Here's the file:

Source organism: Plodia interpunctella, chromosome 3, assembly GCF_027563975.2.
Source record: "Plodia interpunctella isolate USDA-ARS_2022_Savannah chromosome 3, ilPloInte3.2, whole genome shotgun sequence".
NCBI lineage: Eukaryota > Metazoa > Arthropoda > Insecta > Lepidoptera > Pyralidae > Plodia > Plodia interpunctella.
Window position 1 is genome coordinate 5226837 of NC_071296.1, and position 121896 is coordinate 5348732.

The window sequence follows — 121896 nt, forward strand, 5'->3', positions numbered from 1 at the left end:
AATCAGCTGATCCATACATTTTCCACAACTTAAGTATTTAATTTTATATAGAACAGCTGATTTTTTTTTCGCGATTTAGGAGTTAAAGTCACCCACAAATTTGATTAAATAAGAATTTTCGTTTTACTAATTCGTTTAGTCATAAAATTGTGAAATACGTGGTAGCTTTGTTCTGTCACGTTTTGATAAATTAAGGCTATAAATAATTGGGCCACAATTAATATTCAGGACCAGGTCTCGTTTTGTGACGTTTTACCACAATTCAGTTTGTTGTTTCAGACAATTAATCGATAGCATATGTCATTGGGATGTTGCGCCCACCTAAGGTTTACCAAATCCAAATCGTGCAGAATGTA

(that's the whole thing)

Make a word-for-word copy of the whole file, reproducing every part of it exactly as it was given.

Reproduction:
Source organism: Plodia interpunctella, chromosome 3, assembly GCF_027563975.2.
Source record: "Plodia interpunctella isolate USDA-ARS_2022_Savannah chromosome 3, ilPloInte3.2, whole genome shotgun sequence".
NCBI lineage: Eukaryota > Metazoa > Arthropoda > Insecta > Lepidoptera > Pyralidae > Plodia > Plodia interpunctella.
Window position 1 is genome coordinate 5226837 of NC_071296.1, and position 121896 is coordinate 5348732.

The window sequence follows — 121896 nt, forward strand, 5'->3', positions numbered from 1 at the left end:
AATCAGCTGATCCATACATTTTCCACAACTTAAGTATTTAATTTTATATAGAACAGCTGATTTTTTTTTCGCGATTTAGGAGTTAAAGTCACCCACAAATTTGATTAAATAAGAATTTTCGTTTTACTAATTCGTTTAGTCATAAAATTGTGAAATACGTGGTAGCTTTGTTCTGTCACGTTTTGATAAATTAAGGCTATAAATAATTGGGCCACAATTAATATTCAGGACCAGGTCTCGTTTTGTGACGTTTTACCACAATTCAGTTTGTTGTTTCAGACAATTAATCGATAGCATATGTCATTGGGATGTTGCGCCCACCTAAGGTTTACCAAATCCAAATCGTGCAGAATGTA